Seeing each person anew

April 1, 2017 - 12:00am -- Living City

Seeing each person anew
When clients came in for rehab again and again, we lacked patience at first

A doctor who used to work with men struggling with alcohol and drug addiction told me the hospital where we worked wanted to start a new clinic, a place where people could safely come off alcohol in a non-medical environment.
He asked me if I would be interested in running this new facility. I applied for the role and was given the job.

After a lot of community consultation, we opened the clinic in an inner suburb of Melbourne. My assistant was a trained nurse with a lot of experience in this area, and together we chose staff: a mixture of professionals and ex-alcoholics. Because of their own suffering and experience, they understood where the admitted clients were coming from and how they suffered during withdrawal.

However, at one stage I felt our staff lacked patience with repeat clients. Workers in the field of the homeless and destitute felt comfortable with the way we respected their clients and used to send people to the center to sober up. But, once they were rehabilitated, they often returned to their old ways. This was difficult for the staff who invested so much in helping people recover.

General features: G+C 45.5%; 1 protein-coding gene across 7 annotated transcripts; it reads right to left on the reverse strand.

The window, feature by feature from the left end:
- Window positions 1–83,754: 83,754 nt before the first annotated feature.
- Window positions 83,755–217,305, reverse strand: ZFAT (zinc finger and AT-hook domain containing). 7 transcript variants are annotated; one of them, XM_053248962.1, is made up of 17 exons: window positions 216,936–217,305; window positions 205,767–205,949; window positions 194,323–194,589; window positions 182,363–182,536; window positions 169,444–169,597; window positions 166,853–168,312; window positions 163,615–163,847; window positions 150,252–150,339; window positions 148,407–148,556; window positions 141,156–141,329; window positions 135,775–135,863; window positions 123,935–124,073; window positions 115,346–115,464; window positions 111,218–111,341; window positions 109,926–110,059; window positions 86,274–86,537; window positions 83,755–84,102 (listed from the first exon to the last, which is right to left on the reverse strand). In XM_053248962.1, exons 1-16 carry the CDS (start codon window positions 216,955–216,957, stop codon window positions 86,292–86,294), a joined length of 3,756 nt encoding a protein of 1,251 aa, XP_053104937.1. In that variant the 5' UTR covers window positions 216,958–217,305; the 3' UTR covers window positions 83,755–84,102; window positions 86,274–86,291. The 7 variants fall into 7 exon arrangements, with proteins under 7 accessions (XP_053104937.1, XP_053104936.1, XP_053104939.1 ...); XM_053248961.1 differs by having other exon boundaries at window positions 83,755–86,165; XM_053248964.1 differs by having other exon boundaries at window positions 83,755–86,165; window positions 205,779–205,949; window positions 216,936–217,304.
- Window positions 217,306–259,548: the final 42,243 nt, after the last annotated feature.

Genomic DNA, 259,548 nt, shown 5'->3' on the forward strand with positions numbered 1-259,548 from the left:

I felt we had to accept these people the way Jesus accepts them, as they are, as people who want to recover but were struggling to do so. And I was able to share a maxim I had learned from Focolare spirituality: “to always see each person new.” When people came in again and again looking for help, we had to see them as though we were seeing them for the first time, even if they had been in many times before.

Most of the staff managed to do this despite the hurt. Then one day, a fellow who had a record number of admissions suddenly saw the light and gave up drinking altogether. To everyone’s amazement, he went on to achieve long-term sobriety and even started to help others!

By loving and accepting each person as they were, we were able to be more human in the way we responded to any situation.

— Kevin Kelly, Australia



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